Nuclear reactions, reactors and nuclear fuel

In the world’s currently, the 435 civilian reactor operates and another 71 are under construction. Of These, around 80% are reactors fuelled by water under pressure, known as Pressure Water Reactor – PWR. Almost all others are water-Boiling Water Reactor – BWR, which also uses plain water for moderation and cooling. A very small number of reactors use other technologies.

Chain Nuclear Reactions

The nuclei of the heavy chemical elements are unstable and have the property of spontaneously or under certain conditions to emit elementary particles (neutrons, protons and electrons) and energy (gamma-rays). The severe chemical elements with the an even number of protons and neutrons in the nucleus are relatively more stable (less radioactive), and such spontaneous release of particles and energy becomes less common. These nuclei also have the property, although rarely absorb free neutrons of high energy, and after such ingestion they pass through different phases while falling to lighter stable chemical elements. These harsh chemical elements with the an even number of protons and neutrons in the nucleus are called fissionable. The heavy chemical elements with an odd number of protons and neutrons in the nucleus are more unstable, in which case the probability of spontaneous release of particles and energy is greater. With a free neutron collision, even with low energy, their nuclei undergo nuclear decay to lighter stable chemical elements. These heavy chemical elements with an odd number of protons and neutrons in the nucleus are called fissile.

When a free neutron is set off from a heavy-dividing or divisive nucleus, cores of lighter chemical elements are obtained, and in this process new free neutrons are obtained, some of which may also be intercepted by another core of a heavy dividing or divisive element and thus the process to repeat again and again. Of course, there is a probability that neutron generated in nuclear fission does not target another nucleus, or if it is designed not to be intercepted by it, thus these neutrons do not cause further nuclei to decay. If the number of damage caused is smaller than a unit, the nuclear reaction will extinction by itself. In This case we talk about the sub-criticality of the system. If any decay of the nucleus leads to a new decay making the process constant in time, the nuclear reaction is only maintained and in this case we talk about the criticality of the system. Such are the nuclear reactions in the nuclear reactors. If every core decay leads to more than a new decay we will have an exponential increase in the number of degradation, hence the exponential growth of the liberated energy. Such nuclear reactions are called over-critical and represent the essence of nuclear explosions.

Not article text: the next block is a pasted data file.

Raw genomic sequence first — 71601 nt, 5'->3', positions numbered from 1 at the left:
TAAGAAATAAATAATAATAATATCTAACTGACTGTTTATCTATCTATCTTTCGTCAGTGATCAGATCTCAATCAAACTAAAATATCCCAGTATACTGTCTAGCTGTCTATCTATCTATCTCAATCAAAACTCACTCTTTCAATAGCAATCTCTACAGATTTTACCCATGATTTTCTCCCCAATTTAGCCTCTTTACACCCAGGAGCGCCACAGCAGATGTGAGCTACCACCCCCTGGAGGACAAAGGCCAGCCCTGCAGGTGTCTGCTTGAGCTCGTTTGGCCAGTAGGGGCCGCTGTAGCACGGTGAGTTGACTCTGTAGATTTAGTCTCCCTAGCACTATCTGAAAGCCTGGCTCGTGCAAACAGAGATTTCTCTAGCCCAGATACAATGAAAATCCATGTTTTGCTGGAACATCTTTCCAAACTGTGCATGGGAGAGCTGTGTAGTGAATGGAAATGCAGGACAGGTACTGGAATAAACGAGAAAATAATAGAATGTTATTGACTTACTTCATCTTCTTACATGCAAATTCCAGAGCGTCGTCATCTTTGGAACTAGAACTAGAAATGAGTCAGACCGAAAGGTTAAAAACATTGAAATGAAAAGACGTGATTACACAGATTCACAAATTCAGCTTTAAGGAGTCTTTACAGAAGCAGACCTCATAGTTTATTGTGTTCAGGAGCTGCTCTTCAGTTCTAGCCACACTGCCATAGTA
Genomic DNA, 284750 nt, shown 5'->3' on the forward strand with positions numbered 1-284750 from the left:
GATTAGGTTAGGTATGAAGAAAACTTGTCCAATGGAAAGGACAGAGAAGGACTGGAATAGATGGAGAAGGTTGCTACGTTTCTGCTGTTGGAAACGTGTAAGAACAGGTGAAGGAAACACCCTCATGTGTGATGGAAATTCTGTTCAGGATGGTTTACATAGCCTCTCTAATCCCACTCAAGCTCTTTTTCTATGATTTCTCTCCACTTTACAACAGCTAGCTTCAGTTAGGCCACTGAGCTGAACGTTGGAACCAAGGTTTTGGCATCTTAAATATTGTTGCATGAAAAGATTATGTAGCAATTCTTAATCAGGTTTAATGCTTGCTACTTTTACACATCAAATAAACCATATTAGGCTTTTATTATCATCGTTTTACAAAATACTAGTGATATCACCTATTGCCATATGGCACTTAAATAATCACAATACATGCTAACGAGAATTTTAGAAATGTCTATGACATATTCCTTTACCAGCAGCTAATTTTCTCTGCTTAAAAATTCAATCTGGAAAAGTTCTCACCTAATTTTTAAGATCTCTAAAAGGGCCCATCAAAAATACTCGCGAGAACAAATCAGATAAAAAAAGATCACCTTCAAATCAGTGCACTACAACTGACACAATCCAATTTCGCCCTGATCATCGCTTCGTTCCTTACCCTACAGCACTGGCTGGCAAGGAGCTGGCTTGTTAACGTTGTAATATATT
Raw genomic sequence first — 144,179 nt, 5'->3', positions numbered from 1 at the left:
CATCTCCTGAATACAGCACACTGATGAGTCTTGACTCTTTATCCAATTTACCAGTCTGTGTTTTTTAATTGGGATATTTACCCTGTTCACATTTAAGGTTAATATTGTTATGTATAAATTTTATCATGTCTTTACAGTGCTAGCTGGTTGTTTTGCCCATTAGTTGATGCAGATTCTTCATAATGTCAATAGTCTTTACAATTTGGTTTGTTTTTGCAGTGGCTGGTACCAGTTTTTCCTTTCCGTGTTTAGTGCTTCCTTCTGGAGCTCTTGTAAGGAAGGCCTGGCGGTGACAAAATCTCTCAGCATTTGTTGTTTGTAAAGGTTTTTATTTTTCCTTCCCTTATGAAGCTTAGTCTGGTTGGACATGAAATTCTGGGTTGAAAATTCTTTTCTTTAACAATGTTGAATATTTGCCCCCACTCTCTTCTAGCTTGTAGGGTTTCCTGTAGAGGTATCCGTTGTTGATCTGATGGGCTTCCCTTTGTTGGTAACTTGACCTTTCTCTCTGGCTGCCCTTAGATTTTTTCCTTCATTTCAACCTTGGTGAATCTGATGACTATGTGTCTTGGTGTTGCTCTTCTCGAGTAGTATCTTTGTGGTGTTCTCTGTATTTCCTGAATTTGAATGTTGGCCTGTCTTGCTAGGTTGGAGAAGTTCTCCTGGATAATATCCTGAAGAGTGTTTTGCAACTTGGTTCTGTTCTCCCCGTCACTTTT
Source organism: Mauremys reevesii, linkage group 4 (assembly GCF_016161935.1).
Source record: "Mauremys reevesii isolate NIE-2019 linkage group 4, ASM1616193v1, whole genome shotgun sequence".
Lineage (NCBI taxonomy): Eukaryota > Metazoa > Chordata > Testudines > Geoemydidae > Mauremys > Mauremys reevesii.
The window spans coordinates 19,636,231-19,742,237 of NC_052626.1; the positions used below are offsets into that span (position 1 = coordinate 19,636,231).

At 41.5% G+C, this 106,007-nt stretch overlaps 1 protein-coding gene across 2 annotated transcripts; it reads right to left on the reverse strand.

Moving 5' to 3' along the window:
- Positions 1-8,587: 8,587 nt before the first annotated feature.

Thermal-neutron reactors

As seen, all nuclear reactions are based on the likelihood of the absorption of neutrons by the nuclei of heavy chemical elements. This probability may be altered mainly either by the rate of neutrons or by the concentration of the fissile material. Slow neutrons are more easily caused by nuclear fission, respectively, the presence of more slow neutrons increases the likelihood that the system is critical, that is, we have a chain nuclear reaction. On the other hand, if we increase the concentration of fissionable material, we will also have an increased probability of a chain nuclear reaction. From the point of view of nuclear energy, it was economically more justifiable in its dawn to seek the controllability of the nuclear reaction by increasing the number of slow neutrons in the nuclear reactor core. The ways to achieve this are a few.

The majority of the neutrons obtained in nuclear fission have high energies, that is, they are fast neutrons and the probability of causing a new decay is small. Therefore, in some way these neutrons should be slowed down. This happens when they clash with the nuclei of other chemical elements, which are called “moderators”. Some of the moderators are more effective than others, that is, they slow down faster neutrons. Highly effective moderators are heavy water and graphite. A less effective moderator is the light water. Heavy water, however, is difficult to manufacture, making it relatively economically more inefficient. The graphite in turn has some physico-chemical properties that set certain requirements for the construction materials and the cooler, thus deteriorating the economic parameters of the reactors working with graphite as a moderator. All this has led to the proliferation of water-water reactors – the ones where the water is used for both moderator and cooler.